Posted on Nov 18, 2008

Homecoming '08: Sun, foliage and a football win

The College welcomed a record crowd of more than 2,500 for a Homecoming and Family Weekend that featured spectacular October weather, recognition of distinguished alumni and volunteers and a 35–14 football win over St. Lawrence University.

The College honored six alumni through the UNITAS Alumni Diversity and Service Awards. From left to right in the photo are: Bac X Nguyen ’94, a family physician and community volunteer; Joan Gould ’76, a community winactivist and volunteer; Estelle Cooke-Sampson ’74, chief physician in radiology at St. Mary’s Hospital in Maryland; Robert Holland Jr. ’62, a management executive and general partner with Williams Capital Partners; Emma Ester Bendaña ’04, a surgical resident at the University of Rochester Medical Center; and Roberto Rodriguez ’98, a college access counselor for at-risk youth in Brooklyn.

At the Volunteer Appreciation Dinner, Richard “Ted” Vinick ’43 received the Special Appreciation Award for service and loyalty to the College and Alumni Council. Cooke-Sampson received the Distinguished Service Award for a lifetime of commitment and contributions to the College.

The weekend also included the UNITAS Alumni Career Panel; a reception for the Weeeekendend125th anniversary of Phi Delta Theta; a lecture by Dr. Barry DiBernardo ’80, a leading practitioner of laser and light based techniques in cosmetic surgery; and a walking tour of Greek life with Timothy Dunn, director of Fraternity and Sorority Life.

“When we finished our Sunday activities, the positive feedback was overflowing,” said Nick Famulare ’92, director of Alumni Relations.


Joint study to research female faculty in science, technology

A $500,000 grant from the National Science Foundation will support a three-year study by Union and Skidmore College researchers on recruiting and retaining female professors in the fields of science (including social science), technology, engineering and math—the STEM disciplines.

Brenda Johnson, professor of mathematics at Union, and Alice Dean, professor of mathematics at Skidmore, are co-principal investigators for the project, titled “Skidmore Union Network: Supporting Women Faculty in STEM at Liberal Arts Colleges.”

Work began this fall on both campuses.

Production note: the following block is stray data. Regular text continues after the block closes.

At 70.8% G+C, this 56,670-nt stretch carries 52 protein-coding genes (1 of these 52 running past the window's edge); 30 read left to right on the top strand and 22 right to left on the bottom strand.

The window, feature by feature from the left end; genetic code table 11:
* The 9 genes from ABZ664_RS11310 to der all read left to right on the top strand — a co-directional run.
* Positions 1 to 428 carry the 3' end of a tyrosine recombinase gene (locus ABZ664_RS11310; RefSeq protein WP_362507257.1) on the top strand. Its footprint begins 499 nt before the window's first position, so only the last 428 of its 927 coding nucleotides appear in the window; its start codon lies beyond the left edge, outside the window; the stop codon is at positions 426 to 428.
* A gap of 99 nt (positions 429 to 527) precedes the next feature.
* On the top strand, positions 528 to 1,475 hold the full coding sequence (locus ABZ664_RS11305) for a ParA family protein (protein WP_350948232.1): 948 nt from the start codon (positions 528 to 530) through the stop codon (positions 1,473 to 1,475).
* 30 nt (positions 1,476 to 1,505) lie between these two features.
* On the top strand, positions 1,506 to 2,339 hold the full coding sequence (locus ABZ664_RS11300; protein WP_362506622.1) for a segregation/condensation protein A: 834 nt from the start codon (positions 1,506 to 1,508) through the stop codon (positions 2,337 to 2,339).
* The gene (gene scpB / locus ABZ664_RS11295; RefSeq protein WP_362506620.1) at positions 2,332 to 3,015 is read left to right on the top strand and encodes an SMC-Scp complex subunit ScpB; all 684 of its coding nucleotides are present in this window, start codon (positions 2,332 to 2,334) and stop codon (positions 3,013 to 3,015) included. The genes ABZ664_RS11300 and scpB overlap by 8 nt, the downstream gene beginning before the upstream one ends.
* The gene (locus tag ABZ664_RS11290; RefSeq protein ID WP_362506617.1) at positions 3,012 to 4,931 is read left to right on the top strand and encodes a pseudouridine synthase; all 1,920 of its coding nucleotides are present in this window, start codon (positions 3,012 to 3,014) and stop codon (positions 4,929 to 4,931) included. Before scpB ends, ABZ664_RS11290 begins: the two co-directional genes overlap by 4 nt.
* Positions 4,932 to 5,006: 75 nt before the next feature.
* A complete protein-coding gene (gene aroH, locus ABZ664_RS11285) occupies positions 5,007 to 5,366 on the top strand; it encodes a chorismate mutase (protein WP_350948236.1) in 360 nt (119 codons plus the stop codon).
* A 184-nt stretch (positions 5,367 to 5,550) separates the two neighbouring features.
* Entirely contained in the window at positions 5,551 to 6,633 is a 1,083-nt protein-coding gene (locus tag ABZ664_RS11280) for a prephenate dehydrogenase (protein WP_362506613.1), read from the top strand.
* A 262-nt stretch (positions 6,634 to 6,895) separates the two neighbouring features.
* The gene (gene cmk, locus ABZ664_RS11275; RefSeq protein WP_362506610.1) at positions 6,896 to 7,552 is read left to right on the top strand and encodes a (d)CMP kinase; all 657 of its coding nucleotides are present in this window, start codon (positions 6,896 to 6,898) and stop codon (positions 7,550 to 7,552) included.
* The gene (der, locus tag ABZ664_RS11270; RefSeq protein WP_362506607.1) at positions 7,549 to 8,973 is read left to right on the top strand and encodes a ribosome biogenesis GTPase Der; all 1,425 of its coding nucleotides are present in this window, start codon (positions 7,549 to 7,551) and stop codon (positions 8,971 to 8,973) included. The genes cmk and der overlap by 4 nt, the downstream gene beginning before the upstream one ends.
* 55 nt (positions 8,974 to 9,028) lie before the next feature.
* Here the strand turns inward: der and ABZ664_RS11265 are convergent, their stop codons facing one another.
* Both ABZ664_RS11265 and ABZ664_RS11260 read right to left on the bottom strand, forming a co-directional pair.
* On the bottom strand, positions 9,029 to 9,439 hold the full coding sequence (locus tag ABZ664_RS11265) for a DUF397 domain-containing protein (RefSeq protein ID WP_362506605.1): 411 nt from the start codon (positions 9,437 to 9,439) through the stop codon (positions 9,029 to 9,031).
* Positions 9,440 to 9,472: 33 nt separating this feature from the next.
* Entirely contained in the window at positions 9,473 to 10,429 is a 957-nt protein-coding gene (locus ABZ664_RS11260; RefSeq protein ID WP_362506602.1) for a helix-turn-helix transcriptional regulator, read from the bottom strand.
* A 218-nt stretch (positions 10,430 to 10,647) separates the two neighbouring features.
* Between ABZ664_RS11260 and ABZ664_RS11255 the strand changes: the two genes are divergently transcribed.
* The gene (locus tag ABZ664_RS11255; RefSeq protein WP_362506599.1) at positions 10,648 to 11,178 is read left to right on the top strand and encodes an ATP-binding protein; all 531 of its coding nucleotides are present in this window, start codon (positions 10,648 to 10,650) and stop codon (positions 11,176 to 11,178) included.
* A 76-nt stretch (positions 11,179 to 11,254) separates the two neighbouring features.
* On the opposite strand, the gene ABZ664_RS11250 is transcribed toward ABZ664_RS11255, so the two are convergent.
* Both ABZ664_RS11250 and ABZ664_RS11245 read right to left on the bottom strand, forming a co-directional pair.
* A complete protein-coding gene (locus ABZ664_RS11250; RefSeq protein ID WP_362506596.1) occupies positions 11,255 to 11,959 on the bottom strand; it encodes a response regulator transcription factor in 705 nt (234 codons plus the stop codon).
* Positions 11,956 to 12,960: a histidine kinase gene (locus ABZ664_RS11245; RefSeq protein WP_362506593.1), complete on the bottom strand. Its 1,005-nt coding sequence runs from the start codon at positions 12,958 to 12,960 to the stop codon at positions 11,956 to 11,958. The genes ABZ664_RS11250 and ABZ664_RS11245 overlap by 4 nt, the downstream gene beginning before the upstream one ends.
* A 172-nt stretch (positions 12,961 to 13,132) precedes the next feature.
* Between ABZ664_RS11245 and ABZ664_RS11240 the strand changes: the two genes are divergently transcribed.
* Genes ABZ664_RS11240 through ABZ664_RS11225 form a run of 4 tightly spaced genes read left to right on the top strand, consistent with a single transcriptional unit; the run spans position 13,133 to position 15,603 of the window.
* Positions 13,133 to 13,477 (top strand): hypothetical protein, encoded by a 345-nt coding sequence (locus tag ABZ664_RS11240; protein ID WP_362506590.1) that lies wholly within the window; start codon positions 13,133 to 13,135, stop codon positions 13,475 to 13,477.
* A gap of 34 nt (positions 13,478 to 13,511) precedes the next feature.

The two were the only liberal arts colleges to receive grants from the national foundation through this round of its Advance Partnerships for Adaptation, Implementation and Dissemination awards program. The program seeks to increase representation of women in academic science and engineering careers by encouraging the use of effective existing innovative materials and practices.

Union and Skidmore scholars will consider how successful programs at some larger, research-oriented universities could be adapted for use and also make recommendations specific to the unique concerns of female faculty at smaller, liberal arts colleges.

Union and Skidmore mirror national trends, which show that women are under- represented as teachers and scholars in the STEM fields, while men continue to domi- nate the higher faculty ranks.

At both colleges, women constitute slightly more than one-third of tenure-track and tenured faculty in the STEM disciplines. One-third of STEM full professors at Union are women; Skidmore’s percentage of female full professors is one-fourth.

The Skidmore-Union project will target women faculty in these disciplines at two specific career stages: tenure-track (early career) and tenured associate professors who have been at the rank for seven years or more. A central goal is to give women resources and support to achieve tenure and promotion.

“We’re hoping to learn more about where gender imbalances exist and why,” Johnson said. “Although it is hard to separate the personal from the systemic, our hope is to learn more about the systemic issues and make improvements.”

Key goals of the study are to learn more about the climates and biases on both campuses that affect hiring, development and promotion of women in these fields, and to develop environments that will eventually result in a more balanced gender ratio. The researchers will share findings and recommendations with the larger community of liberal arts colleges


Terrace Council looks ahead

In early October, President Stephen C. Ainlay and his wife, Judith, hosted a Terrace Council reception at The New York Palace Hotel in New York City. Nearly 140 members of the Terrace Council, including alumni who graduated between 1936 and 2008, were recognized for their contributions to the College. The Terrace Council is made up of donors who give $2,000 or more to Union each year. Nearly 700 members contributed over $2.5 million to the Union Fund during the 2007-2008 fiscal year.

Among the highlights of the evening was the announce- ment of the expansion of the You are Union campaign. The new $250 million campaign goal will provide Union with the resources necessary to broaden academic programs, increase faculty and student support, and revitalize campus facilities as called for in the College’s Strategic Plan.

During the reception, Ainlay also recognized Armand V. Feigenbaum ’42, who was recently selected as recipient of the 2007 National Medal of Technology and Innovation, the highest honor for technological achievement bestowed on America’s leading innovators (see story p. 15). Armand and his brother, Donald S. Feigenbaum ’46, of Pittsfield, Mass., are longtime Union benefactors